Today, in celebration of Ash Wednesday, Christians around the world received a smudge of ash on their forehead in the shape of the cross as a sign of their repentance and redemption. This external representation of our salvation, however simple, feels comforting—grounding. Lent, the 40 days of repentance and preparation in the Church calendar that begin on Ash Wednesday and lead up to Easter, literally grounds us. A phrase you will likely hear in an Ash Wednesday service is, “dust you are, and to dust you will return.” The ash reminds us that we are sinful, mortal people living in a broken world. The cross reminds us that we are redeemed by the sacrifice of Jesus. Today, these beliefs are on display for everyone to see. Lent also reminds me that my faith should constantly be apparent in my life every day, shaping who I am and what I do. One of the best ways to continue that process of shaping is to practice ways of living out my faith. Of course, getting better at something—including getting better at living out my faith—requires practice. That’s why Christian practices are central to Lent and to The Colossian Way. My piano teacher used to say, “Practice doesn’t make perfect. Practice makes more of whatever you practice. Only perfect practice makes perfect.” She also told me to “build muscle memory.” It’s amazing; once you play a song many times, you don’t have to remember every single note. Your fingers just know what comes next. I rarely play anymore, but songs still come out of my fingers when I sit down at a keyboard. Their rhythms are part of me. Christian practices help build spiritual muscle memory. If a pianist practices a sonata, that is what their fingers will play in concert, even if they are nervous. If we practice grace or speaking the truth, that is what we will do, even under the pressure of conflict. Heather, a pastor who has led many Colossian Way groups, talks about how practice, particularly lament—which is part of every Colossian Way session—teaches us the rhythms of faith. Lament and Lent, Heather says, “help us voice our pain. Lament comes straight out of scripture, and it shows us the pattern of telling God about the brokenness in our world.” The rhythm of lament also gives us hope in the midst of sorrow because, as Heather puts it, “There is always an ‘and yet’ to a lament—‘And yet, God is with us.’ We know we won’t lament or be in Lent forever. We will get to Easter. And we will celebrate.” We believe that God hears our prayers, cares about our pain, is redeeming us and our world, and that “In Christ, all things hold together.” Practice gets those rhythms of faith and scriptural truths “into our bones,” as Heather says, and committed to muscle memory. We know Easter comes after Ash Wednesday, and that hope comes after lament, even when we feel hopeless, because we’ve practiced it. That’s how the song of the Gospel goes. These practices and rhythms of faith give us strength and guide our actions when we grow weary and uncertain. Lament gives us words for our pain. Repentance gives us peace from our guilt. The Colossian Way gives us paths through scripture for our conflicts. In 2 Corinthians 12, Paul speaks of a “thorn in his flesh.” Scholars wonder if this is a sin Paul is repenting for, or if he is lamenting physical pain or another consequence of our broken world. In either case, God’s words to Paul have encouraged generations of Christians: “My grace is sufficient for you, for my power is perfected in weakness.” God writes the signs of his perfect love in the dust of our lives. His strength shapes our habits and actions as he breaths his life into us. Over the next 40 days of Lent, we joyously invite you to explore practices of faith with us. We will share more stories like Heather’s and ideas for Lenten practices from our staff and members of our Colossian Way family. And if you have built spiritual muscle memory or discovered new rhythms of faith through the practices of The Colossian Way, whether in conversations with staff, workshops, leader training, or resources, we invite you to join us in raising $7,000 during the 40 days of Lent to cover the costs to train 40 Colossian Way Leaders. All donations will support costs registration fees don’t cover—costs like hospitality at training, Leader resources and materials, and coaching and mentoring before, during, and after Leaders run small groups. Well-equipped Colossian Way Leaders are vital to building up churches and communities to gain the muscle memory to engage conflict in the strength of their redemption. Learn more about supporting Leaders here, and give online here.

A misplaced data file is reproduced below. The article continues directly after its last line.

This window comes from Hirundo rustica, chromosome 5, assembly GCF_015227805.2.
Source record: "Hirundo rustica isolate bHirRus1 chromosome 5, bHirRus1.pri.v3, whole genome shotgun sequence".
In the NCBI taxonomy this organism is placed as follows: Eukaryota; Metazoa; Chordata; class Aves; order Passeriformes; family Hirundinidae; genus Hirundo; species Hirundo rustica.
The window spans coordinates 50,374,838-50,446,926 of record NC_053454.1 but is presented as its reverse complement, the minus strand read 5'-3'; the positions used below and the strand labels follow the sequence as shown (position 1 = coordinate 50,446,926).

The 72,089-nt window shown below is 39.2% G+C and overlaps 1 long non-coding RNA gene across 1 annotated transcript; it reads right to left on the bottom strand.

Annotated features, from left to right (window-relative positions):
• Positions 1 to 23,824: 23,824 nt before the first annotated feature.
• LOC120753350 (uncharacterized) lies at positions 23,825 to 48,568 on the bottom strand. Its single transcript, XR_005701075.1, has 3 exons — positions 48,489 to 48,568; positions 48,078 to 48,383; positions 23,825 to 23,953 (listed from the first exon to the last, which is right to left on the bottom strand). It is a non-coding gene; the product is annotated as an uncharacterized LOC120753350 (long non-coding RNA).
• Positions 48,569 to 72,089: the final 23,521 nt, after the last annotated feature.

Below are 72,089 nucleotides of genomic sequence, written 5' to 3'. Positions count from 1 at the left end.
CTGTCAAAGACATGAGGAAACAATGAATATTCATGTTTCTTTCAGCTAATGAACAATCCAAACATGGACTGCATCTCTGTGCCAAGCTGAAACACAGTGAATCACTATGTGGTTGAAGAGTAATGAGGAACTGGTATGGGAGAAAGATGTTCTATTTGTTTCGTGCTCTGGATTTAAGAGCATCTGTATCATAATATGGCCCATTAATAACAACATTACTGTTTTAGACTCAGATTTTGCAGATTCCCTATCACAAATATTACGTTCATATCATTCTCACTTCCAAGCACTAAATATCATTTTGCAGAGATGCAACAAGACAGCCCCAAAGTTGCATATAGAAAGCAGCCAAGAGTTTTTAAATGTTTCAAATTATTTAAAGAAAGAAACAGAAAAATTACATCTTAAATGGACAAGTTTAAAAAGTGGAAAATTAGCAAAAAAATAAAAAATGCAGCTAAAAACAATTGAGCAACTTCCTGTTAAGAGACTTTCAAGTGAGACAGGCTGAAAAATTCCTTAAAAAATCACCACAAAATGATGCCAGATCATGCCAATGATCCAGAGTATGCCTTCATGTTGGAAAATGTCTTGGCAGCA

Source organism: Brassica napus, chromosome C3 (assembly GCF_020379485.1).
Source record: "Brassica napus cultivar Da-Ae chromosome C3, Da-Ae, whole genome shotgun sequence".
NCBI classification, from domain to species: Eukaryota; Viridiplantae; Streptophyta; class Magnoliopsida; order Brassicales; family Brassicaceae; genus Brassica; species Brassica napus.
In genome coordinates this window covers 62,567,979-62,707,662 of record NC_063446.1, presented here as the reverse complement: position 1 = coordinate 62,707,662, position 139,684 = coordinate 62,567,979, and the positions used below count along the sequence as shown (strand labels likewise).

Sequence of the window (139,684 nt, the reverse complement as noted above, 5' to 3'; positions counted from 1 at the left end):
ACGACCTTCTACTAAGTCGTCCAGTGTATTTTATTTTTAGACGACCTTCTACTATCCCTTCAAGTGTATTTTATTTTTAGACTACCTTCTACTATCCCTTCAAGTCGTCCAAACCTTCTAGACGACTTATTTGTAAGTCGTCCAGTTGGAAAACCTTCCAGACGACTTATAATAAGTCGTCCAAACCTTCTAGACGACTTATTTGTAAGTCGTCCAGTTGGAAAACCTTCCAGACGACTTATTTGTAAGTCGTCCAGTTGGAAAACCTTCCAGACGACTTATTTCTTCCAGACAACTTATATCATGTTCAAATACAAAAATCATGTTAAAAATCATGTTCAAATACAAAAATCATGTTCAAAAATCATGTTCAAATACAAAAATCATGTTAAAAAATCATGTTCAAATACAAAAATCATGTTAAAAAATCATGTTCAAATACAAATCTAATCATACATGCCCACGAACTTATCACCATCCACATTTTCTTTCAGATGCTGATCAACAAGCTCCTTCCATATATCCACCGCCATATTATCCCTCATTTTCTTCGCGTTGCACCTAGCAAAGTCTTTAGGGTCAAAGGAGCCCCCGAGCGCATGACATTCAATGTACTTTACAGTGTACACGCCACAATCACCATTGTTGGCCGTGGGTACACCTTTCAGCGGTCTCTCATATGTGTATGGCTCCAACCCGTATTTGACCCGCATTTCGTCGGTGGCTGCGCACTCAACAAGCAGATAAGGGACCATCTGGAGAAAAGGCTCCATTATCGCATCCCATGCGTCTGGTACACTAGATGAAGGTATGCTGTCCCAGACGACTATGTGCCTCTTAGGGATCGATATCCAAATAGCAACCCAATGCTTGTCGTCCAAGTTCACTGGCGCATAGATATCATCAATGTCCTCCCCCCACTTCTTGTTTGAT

Recovering Our (Theological) Imagination: A Call to Hope